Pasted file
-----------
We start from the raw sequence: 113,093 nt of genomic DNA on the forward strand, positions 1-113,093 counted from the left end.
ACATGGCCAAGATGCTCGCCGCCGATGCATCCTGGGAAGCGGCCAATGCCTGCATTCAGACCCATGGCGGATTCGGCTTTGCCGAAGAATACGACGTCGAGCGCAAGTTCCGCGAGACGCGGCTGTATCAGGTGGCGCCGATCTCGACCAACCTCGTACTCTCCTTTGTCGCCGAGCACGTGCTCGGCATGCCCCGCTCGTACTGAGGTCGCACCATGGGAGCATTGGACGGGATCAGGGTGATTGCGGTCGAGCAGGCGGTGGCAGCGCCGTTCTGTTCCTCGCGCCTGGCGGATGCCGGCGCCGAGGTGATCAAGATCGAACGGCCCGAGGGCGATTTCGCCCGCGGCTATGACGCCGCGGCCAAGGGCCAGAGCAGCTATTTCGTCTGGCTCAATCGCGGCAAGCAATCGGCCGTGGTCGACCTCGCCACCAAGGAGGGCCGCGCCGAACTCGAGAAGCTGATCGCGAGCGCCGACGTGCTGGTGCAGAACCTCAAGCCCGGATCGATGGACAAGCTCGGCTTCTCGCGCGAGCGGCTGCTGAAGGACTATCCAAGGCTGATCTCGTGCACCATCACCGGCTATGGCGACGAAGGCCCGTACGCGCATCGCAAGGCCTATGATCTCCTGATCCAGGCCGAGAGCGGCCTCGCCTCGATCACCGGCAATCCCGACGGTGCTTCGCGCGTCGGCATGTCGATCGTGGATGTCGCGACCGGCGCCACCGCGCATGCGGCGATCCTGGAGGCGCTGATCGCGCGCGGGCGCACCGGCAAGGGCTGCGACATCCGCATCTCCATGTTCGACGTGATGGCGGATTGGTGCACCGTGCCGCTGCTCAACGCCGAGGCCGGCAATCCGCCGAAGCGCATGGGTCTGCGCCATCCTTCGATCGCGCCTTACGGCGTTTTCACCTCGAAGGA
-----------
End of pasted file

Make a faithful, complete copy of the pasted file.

We start from the raw sequence: 113,093 nt of genomic DNA on the forward strand, positions 1-113,093 counted from the left end.
ACATGGCCAAGATGCTCGCCGCCGATGCATCCTGGGAAGCGGCCAATGCCTGCATTCAGACCCATGGCGGATTCGGCTTTGCCGAAGAATACGACGTCGAGCGCAAGTTCCGCGAGACGCGGCTGTATCAGGTGGCGCCGATCTCGACCAACCTCGTACTCTCCTTTGTCGCCGAGCACGTGCTCGGCATGCCCCGCTCGTACTGAGGTCGCACCATGGGAGCATTGGACGGGATCAGGGTGATTGCGGTCGAGCAGGCGGTGGCAGCGCCGTTCTGTTCCTCGCGCCTGGCGGATGCCGGCGCCGAGGTGATCAAGATCGAACGGCCCGAGGGCGATTTCGCCCGCGGCTATGACGCCGCGGCCAAGGGCCAGAGCAGCTATTTCGTCTGGCTCAATCGCGGCAAGCAATCGGCCGTGGTCGACCTCGCCACCAAGGAGGGCCGCGCCGAACTCGAGAAGCTGATCGCGAGCGCCGACGTGCTGGTGCAGAACCTCAAGCCCGGATCGATGGACAAGCTCGGCTTCTCGCGCGAGCGGCTGCTGAAGGACTATCCAAGGCTGATCTCGTGCACCATCACCGGCTATGGCGACGAAGGCCCGTACGCGCATCGCAAGGCCTATGATCTCCTGATCCAGGCCGAGAGCGGCCTCGCCTCGATCACCGGCAATCCCGACGGTGCTTCGCGCGTCGGCATGTCGATCGTGGATGTCGCGACCGGCGCCACCGCGCATGCGGCGATCCTGGAGGCGCTGATCGCGCGCGGGCGCACCGGCAAGGGCTGCGACATCCGCATCTCCATGTTCGACGTGATGGCGGATTGGTGCACCGTGCCGCTGCTCAACGCCGAGGCCGGCAATCCGCCGAAGCGCATGGGTCTGCGCCATCCTTCGATCGCGCCTTACGGCGTTTTCACCTCGAAGGA